Twin Lakes Mountain, at least for the purposes of this page, is the high point of a 400-500 foot cliff jutting from the higher, forested parent mountain behind it. When most people talk about Twin Lakes mountain, they are referring to this point, and not the unremarkable forested peak. While not a particularly high peak, it is quite impressive from the lakes below, the huge cliff dominating the scene.
The easiest route to Twin Lakes is to take highway 138 east out of Roseburg, past the town of Glide and up into the canyon of the North Umpqua. Approximately one mile past the Dry Creek Store, 49 miles from Roseburg and immediately after crossing the Umpqua on the Marsters bridge, turn right onto forest road 4770 (Wilson Creek rd). Follow the dirt road for close to 9 miles to the trailhead. A small crag close to the parking lot provides a short scramble.
Northwest Forest Pass required.
Free primitive camping is a available along the road and at the trailhead. Numerous spots for backcountry camping exist throughout the area.
The trail, which is short and well graded, winds through a beautiful, open forest. In approximately 1/4 of a mile the trail passes a clifftop viewpoint where Diamond Peak, Bailey and Thielsen make their first appearance. The trail continues on, winding through some impressive stands of old-growth. We saw at least twenty trees with 10 foot+ diameter bases. The trees alone make this hike worth doing.
After about another half a mile, a junction is reached. To the right the trail continues another quarter-mile to the Twin Lakes, where two shelters and many climbable boulders await the explorer. For the purposes of this guide, however, take the left hand fork, which says 'West Trailhead'. Follow this trail as it slowly wraps around the east flank of the mountain. After another mile, and shortly after the trail dips downhill, a side trail leads off to the right, where the top of Twin Lakes mountain awaits. Stunning views of Bohemia mountain, Diamond Peak, Mt. Thielsen and Mt. Bailey line the horizon.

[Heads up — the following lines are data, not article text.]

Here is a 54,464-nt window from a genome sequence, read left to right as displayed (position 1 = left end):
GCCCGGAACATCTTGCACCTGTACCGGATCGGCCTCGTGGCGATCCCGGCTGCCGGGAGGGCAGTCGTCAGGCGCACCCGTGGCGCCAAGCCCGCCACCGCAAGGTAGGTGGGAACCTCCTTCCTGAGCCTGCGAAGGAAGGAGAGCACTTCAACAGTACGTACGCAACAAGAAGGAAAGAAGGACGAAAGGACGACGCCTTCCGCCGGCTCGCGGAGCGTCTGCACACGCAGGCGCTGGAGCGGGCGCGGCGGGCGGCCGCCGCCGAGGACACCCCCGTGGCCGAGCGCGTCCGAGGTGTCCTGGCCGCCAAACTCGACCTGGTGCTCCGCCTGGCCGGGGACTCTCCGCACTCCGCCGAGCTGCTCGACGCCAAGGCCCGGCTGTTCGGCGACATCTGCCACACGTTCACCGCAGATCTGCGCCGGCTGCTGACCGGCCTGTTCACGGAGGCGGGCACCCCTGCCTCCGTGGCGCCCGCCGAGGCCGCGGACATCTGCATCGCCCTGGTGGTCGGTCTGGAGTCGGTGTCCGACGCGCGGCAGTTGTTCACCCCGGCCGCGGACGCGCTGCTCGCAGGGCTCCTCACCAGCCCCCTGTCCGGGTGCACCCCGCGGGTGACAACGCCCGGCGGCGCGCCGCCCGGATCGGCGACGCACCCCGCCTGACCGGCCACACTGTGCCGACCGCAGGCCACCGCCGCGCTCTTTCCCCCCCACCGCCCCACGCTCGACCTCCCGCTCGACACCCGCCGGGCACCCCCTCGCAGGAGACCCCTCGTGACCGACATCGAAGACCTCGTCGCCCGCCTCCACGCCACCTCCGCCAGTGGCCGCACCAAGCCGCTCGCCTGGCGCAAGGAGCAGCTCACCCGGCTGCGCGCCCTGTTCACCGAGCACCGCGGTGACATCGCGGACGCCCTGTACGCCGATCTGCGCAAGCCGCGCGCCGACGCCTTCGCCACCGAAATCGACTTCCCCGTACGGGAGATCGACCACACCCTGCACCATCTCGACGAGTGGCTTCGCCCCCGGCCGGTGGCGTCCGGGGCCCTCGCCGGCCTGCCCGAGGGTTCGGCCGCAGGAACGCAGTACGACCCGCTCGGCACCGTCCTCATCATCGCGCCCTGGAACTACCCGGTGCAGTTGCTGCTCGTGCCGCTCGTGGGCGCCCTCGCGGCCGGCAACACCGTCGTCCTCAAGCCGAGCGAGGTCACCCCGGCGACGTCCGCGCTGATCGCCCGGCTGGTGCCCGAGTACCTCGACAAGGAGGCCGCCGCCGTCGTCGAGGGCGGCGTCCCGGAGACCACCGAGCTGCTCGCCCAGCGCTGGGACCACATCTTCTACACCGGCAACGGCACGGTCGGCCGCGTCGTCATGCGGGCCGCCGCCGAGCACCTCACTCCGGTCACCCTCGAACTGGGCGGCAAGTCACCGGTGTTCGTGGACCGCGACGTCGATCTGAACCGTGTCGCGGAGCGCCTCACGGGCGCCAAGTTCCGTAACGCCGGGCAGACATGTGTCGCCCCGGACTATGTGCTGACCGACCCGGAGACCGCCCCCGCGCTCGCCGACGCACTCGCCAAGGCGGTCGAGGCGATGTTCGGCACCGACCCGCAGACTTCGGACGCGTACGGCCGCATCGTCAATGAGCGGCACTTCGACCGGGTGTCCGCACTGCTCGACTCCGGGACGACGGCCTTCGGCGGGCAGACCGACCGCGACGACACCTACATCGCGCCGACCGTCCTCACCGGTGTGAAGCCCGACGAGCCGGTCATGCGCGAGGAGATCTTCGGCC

There are several newer, hangerless bolts on the summit, and I have been told there are many others in the area. The rock, while it looks horribly chossy from a distance, is surprisingly sound, and there certainly appears to be many bouldering opportunities around the Twin Lakes themselves. A 100' tall crag along the trail near the summit also looks promising.
Note: For you summit-obsessed souls out there, it seems that the 'true' summit of the mountain is in the trees almost due south from the cliff. A look at Google earth shows that a trail does appear to lead to this high point, but it seems unlikely to me that it would be worth extra time for a point a few hundred feet higher with little or no view. Just my opinion.